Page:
The Mozzarella Tomato Basil Pasta Recipe Your Family Will Love
There's nothing better than a simple bowl of pasta made with fresh, good-quality ingredients. This mozzarella tomato basil pasta (also known as Caprese pasta) warms your belly and makes it to the table in no time!
Alert: This is not an authentic Italian recipe. (You can find our Old World recipes here, though.) But it is a delicious mozzarella tomato basil pasta dish that tastes as great as it looks!
When it’s tomato season, by all means, use fresh, peeled and seeded tomatoes. However, for the cooler months, use a can of good-quality crushed tomatoes. Just make sure the ingredients aren’t more complicated than tomatoes, citric acid and maybe salt; the simpler, the better.
What Does Caprese Mean?
Caprese is a salad made of fresh tomatoes, mozzarella, basil and olive oil. The dish is said to have been developed in Italy in the 1950s at Trattoria da Vincenzo. This combination of ingredients has a delicious flavor profile, which explains why you can find Caprese versions of many foods like pizza, sandwiches and pasta.
How to Make Mozzarella Tomato Basil Pasta
This step-by-step guide will help you make a delicious mozzarella tomato basil pasta dish. After you make it a time or two, try small tweaks to make it your own!
- 1 pound fresh pasta (try a fresh refrigerated pasta or make your own)
- 1/3 cup olive oil
- 1/3 cup finely diced red onion
- 10 fresh basil leaves chiffonade, plus small clusters for garnish
- 1 can (28 ounces) crushed tomatoes (or fresh, peeled and crushed tomatoes)
- Kosher salt and black pepper, to taste
- 8 ounces fresh mozzarella (smaller balls such as pearls or larger mozzarella cut into 1/4-inch pieces)
- Sea salt
Editor’s Tip: Use only the best fresh basil leaves and do not overchop. You don’t want to bruise the herb, resulting in dark, bad-tasting basil. Learn how to chiffonade the right way.
Step 1: Boil the pasta
Bring a large pot of salted water to boil. Follow the package instructions to make al dente pasta. Don’t skimp on the water or the salt! (Better yet, double the recommended amount of salt.)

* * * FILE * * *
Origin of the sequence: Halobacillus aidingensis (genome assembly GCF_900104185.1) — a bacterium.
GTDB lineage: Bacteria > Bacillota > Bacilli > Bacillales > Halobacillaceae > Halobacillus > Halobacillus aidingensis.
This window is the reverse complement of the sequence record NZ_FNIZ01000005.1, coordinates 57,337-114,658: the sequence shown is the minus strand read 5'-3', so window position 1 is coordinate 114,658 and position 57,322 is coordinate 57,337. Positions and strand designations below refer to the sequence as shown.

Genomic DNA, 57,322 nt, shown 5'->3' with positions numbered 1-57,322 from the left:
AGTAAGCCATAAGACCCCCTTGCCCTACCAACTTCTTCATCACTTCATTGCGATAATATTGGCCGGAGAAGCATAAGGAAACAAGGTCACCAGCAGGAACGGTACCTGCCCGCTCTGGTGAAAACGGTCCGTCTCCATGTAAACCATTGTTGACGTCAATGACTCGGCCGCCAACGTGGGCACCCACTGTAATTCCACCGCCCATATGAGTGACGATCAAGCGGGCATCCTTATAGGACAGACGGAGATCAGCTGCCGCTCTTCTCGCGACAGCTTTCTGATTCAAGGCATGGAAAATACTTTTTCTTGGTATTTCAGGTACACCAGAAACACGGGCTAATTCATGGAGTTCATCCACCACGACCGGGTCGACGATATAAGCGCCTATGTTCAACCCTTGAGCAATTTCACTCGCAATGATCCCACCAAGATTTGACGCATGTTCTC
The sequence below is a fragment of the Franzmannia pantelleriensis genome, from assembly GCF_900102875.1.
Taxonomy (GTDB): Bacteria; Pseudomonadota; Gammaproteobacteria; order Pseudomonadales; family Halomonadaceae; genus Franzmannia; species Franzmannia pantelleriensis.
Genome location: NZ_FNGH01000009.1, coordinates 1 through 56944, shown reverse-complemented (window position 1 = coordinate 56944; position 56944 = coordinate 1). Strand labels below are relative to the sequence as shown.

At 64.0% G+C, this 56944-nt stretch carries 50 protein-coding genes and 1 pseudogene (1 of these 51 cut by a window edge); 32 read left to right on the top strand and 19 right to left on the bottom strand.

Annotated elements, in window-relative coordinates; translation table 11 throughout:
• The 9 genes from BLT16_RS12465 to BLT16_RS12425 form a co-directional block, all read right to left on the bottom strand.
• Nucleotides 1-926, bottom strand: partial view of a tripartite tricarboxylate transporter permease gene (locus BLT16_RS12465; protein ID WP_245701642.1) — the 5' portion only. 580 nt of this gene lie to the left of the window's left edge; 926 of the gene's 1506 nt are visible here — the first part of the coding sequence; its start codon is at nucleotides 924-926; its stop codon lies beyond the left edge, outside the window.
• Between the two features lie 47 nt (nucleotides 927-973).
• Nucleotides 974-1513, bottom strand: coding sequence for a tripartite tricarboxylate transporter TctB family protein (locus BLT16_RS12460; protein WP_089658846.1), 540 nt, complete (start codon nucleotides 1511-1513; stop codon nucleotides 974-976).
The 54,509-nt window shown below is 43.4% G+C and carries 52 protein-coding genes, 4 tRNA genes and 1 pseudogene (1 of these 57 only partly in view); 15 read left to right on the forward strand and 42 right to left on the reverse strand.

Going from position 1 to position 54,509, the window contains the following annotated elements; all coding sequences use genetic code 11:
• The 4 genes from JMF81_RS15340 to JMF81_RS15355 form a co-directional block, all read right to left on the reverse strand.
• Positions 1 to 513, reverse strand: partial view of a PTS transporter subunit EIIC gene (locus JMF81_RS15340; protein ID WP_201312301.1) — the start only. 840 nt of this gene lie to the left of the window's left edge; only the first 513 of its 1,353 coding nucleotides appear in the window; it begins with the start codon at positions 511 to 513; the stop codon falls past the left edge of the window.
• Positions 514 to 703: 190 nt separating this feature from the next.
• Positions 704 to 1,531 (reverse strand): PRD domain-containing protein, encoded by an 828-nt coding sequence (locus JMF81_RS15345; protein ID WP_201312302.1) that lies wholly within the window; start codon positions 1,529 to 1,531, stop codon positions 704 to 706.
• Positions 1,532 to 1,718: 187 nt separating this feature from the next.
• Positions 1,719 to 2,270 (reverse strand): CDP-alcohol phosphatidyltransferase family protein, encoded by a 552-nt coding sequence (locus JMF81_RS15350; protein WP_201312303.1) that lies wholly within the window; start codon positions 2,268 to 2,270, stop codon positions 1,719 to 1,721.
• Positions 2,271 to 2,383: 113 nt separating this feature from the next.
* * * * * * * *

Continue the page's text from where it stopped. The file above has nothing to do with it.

While the water begins to warm up, begin making the sauce. (That’s step 2, below.)
Once the water comes to a boil, cook the pasta. When you’re ready, drain the pasta and save one cup of the pasta water.
Step 2: Cook aromatics
In a large saute pan, heat the oil over high heat. Once warm, add the onions and lower heat slightly. Cook until translucent but not brown. (At this point, if you like a spicier taste, feel free to add a couple of pinches of crushed red pepper flakes and saute a bit longer.)
Add the basil chiffonade and saute on lower heat for about 30 seconds.
Step 3: Add the tomatoes
Turn up the heat to high and add the tomatoes. Once the sauce begins to boil rapidly, cover for about a minute. Remove the cover and reduce the heat to medium-high. Add salt to taste but don’t be too heavy-handed at this point. The sauce will become saltier as it reduces.
Simmer at a rapid pace and stir occasionally, allowing the sauce to thicken (uncovered) for about five minutes. Make sure the sauce doesn’t thicken too quickly or too much. You do not want it to stick to the bottom of the pan, either. If necessary, lower the heat or cut the cooking time down a bit. (The time here is a rough guide. Remember: It’s ready when it’s ready!)
Step 4: Finish the dish
In the meantime, your pasta should have finished cooking and been drained.
Lower the temperature of the sauce and slowly add the cup of pasta water. Only add as much as you need or want, stirring to incorporate. Taste again and salt, as needed.
Finally, add the cooked pasta and toss until coated in sauce. Add the drained mozzarella to the pasta and toss in the sauce to warm.
Plate each portion with even distribution of mozzarella—no one wants to get the short end of that stick! Then season with freshly ground pepper, a sprinkling of large, flaky sea salt (I like Maldon flakes) and garnish with a small bunch of basil leaves.
Serve and enjoy!
Jennifer Schwarzkopf for Taste of Home
How to Fix Acidic Tomato Sauce
This simple pasta sauce may be a bit acidic for your palate. If you find that’s the case, you have a couple of options:
- Add a little bit of shredded carrot to add sweetness, thus balancing out the acidity of the sauce.
- Do what some find blasphemous—and add no more than 3/4 teaspoon cinnamon and 1 teaspoon sugar. It will balance the acidity and leave the diner with an unplaceable sweetness at the end of each bite.
- Add a splash of good vanilla extract. It will have the same effect.
Just a small pasta sauce tweak will make this dish your own! Once you master this recipe, try our creamy carbonara sauce that’ll impress your guests.
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